It’s only by the grace of God that  together, we’ve come this far in 25 years, and we’re so grateful that His Holiness chose to describe our work this way!

Two more Coptic Orphans 25th Anniversary Galas are now just days away! We look forward to seeing you at the celebrations in the United States (Oct. 11) and Australia (Nov. 9). To learn more about venues, tickets, guests of honor, and other details, please see our Web page

Dr. Farouk El-Baz to Receive Leading by Example Award at Coptic Orphans’ 25th Anniversary Gala in U.S.

Dr. Farouk El-Baz, a former NASA scientist who played a key role in the Apollo 15 mission to the moon, will receive the Coptic Orphans Leading by Example Award at our 25th Anniversary Gala in Reston, VA on Oct. 11.
Former NASA scientist Dr. Farouk El-Baz, who played a key role in the Apollo 15 moon mission, will receive the Coptic Orphans Leading by Example Award at our 25th Anniversary Gala in Reston, VA on Oct. 11.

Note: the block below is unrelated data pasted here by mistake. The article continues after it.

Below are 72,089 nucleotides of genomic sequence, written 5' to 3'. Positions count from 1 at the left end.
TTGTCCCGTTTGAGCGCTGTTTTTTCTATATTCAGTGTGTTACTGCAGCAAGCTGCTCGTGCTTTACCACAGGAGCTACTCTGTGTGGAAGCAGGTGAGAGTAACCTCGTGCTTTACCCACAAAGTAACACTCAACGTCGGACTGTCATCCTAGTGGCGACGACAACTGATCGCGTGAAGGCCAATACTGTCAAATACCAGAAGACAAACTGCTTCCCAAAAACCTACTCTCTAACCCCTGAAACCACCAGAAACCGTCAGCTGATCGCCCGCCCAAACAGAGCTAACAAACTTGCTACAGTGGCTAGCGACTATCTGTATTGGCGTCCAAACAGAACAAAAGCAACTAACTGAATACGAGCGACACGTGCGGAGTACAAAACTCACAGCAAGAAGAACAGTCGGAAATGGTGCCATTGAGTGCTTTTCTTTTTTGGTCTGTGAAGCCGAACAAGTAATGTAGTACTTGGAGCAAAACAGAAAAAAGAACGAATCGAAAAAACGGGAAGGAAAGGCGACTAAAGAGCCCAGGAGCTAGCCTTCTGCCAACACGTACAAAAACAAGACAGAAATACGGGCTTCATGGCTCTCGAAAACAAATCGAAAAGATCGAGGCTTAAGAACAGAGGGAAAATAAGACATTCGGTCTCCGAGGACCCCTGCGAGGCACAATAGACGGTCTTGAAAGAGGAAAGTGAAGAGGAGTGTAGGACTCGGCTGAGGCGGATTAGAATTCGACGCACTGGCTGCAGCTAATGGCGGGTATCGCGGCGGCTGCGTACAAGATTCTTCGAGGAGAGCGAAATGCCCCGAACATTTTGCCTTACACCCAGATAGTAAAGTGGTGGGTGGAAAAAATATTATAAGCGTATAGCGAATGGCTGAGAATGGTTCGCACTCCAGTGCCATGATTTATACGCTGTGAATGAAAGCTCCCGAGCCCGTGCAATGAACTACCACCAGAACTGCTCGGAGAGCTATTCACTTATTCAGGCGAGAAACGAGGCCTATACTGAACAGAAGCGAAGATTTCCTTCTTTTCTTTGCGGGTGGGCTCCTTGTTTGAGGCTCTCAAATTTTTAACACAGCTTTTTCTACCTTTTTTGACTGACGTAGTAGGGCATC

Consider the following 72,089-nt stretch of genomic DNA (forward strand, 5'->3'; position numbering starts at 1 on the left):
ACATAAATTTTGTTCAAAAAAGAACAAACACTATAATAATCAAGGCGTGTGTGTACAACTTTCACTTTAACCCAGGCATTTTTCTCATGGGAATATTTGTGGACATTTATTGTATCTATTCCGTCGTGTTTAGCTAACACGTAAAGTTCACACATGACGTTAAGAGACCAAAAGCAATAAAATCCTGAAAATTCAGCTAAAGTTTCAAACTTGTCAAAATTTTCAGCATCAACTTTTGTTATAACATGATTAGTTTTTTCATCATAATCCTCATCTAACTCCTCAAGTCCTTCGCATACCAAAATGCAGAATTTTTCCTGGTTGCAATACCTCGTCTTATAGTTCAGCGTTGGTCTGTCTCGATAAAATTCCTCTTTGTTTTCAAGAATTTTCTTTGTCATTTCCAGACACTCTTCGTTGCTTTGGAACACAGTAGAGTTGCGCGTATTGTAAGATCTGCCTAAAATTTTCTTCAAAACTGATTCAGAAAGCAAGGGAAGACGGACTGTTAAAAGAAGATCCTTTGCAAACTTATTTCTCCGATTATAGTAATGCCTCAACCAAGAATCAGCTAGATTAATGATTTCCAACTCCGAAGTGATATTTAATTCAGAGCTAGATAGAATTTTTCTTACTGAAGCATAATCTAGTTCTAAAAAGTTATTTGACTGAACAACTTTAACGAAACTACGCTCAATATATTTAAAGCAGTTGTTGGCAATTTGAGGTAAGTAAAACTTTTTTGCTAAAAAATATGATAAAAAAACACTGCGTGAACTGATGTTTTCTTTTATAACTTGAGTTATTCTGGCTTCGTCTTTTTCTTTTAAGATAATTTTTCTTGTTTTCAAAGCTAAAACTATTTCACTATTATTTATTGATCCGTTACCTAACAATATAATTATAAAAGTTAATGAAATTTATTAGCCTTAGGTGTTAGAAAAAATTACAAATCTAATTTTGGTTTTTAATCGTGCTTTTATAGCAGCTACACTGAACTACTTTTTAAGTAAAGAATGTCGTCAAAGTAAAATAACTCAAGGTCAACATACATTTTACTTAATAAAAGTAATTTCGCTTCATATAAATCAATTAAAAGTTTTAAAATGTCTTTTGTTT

Our Gala celebrations for Coptic Orphans’ 25th Anniversary are now just days away!

I’m looking forward to seeing so many of you at the Galas in Canada (Sept. 28) the United States (Oct. 11) and Australia (Nov. 9).

You are the reason we’ve been able to reach this milestone of 25 years and 30,000 children empowered. Without your devoted prayers, volunteering, and support, thousands of kids in Egypt would lead much harder lives and be less prepared to break the cycle of poverty.

As we celebrate, it’s with the knowledge that some of our community’s foremost leaders know and recognize the importance of this work.

First among these leaders is His Holiness Pope Tawadros II. His commitment to personally come to the Gala in Canada and accept the Leading by Example Award affirms the importance he attaches to caring for the children.

Today, I’d like to introduce another important leader who will receive the Leading by Example Award. We’re honored that Dr. Farouk El-Baz will be present at the U.S. Gala in Reston, Virginia.

Egypt has long been a country known for its mathematicians and scientists. Since ancient times, many of the world’s leading scientists have come from Egypt, and modern times are no exception. One of the most influential modern scientists to hail from Egypt is former NASA scientist Dr. Farouk El-Baz, who today is part of the Advisory Council of Egyptian President Abdel Fattah El-Sisi.